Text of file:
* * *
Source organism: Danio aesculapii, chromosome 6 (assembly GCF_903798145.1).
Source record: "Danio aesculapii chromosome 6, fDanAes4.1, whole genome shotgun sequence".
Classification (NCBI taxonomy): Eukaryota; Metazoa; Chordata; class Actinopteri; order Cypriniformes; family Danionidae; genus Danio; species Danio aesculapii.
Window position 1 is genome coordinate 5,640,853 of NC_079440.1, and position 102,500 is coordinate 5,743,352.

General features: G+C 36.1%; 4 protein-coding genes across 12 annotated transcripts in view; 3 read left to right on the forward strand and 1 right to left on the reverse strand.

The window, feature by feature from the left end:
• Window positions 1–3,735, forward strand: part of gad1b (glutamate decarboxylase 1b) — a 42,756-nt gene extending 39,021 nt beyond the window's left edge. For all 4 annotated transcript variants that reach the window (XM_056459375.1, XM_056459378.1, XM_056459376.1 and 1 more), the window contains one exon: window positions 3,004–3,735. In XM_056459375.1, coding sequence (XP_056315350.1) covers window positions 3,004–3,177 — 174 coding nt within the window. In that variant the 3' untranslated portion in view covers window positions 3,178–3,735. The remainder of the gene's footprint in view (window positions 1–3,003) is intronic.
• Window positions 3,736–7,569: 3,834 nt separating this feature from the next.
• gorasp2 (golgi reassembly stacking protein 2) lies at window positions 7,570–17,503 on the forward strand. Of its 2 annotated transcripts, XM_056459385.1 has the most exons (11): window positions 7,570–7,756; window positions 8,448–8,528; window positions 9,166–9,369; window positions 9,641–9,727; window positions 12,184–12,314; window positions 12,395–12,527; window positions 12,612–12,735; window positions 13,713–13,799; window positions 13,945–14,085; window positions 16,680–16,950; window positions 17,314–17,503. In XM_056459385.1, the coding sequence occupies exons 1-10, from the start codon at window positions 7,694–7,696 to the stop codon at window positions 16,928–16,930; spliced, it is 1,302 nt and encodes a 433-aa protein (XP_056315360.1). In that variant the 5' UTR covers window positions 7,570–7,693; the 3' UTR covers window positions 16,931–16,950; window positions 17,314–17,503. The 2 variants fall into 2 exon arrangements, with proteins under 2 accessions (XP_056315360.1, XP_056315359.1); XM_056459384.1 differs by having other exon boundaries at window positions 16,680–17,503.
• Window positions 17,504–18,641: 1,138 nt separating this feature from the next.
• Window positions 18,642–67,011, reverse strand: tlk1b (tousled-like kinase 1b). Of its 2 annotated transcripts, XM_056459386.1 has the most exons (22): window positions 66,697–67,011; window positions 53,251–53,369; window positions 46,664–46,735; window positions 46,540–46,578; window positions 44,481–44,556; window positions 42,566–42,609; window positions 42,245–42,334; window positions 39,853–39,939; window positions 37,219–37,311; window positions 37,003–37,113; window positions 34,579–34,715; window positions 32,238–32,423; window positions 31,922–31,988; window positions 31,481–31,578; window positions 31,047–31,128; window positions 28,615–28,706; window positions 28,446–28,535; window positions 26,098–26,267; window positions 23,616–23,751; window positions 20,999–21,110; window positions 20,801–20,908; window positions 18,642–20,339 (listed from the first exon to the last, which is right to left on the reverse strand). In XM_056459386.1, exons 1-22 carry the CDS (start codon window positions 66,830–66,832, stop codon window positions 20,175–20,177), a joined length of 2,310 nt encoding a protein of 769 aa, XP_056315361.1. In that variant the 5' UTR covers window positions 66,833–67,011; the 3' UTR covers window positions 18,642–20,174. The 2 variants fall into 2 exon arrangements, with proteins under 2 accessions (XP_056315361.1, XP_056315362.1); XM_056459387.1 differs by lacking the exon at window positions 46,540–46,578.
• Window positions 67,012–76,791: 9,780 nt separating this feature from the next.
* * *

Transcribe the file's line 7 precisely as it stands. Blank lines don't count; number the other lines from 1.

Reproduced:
• Window positions 1–3,735, forward strand: part of gad1b (glutamate decarboxylase 1b) — a 42,756-nt gene extending 39,021 nt beyond the window's left edge. For all 4 annotated transcript variants that reach the window (XM_056459375.1, XM_056459378.1, XM_056459376.1 and 1 more), the window contains one exon: window positions 3,004–3,735. In XM_056459375.1, coding sequence (XP_056315350.1) covers window positions 3,004–3,177 — 174 coding nt within the window. In that variant the 3' untranslated portion in view covers window positions 3,178–3,735. The remainder of the gene's footprint in view (window positions 1–3,003) is intronic.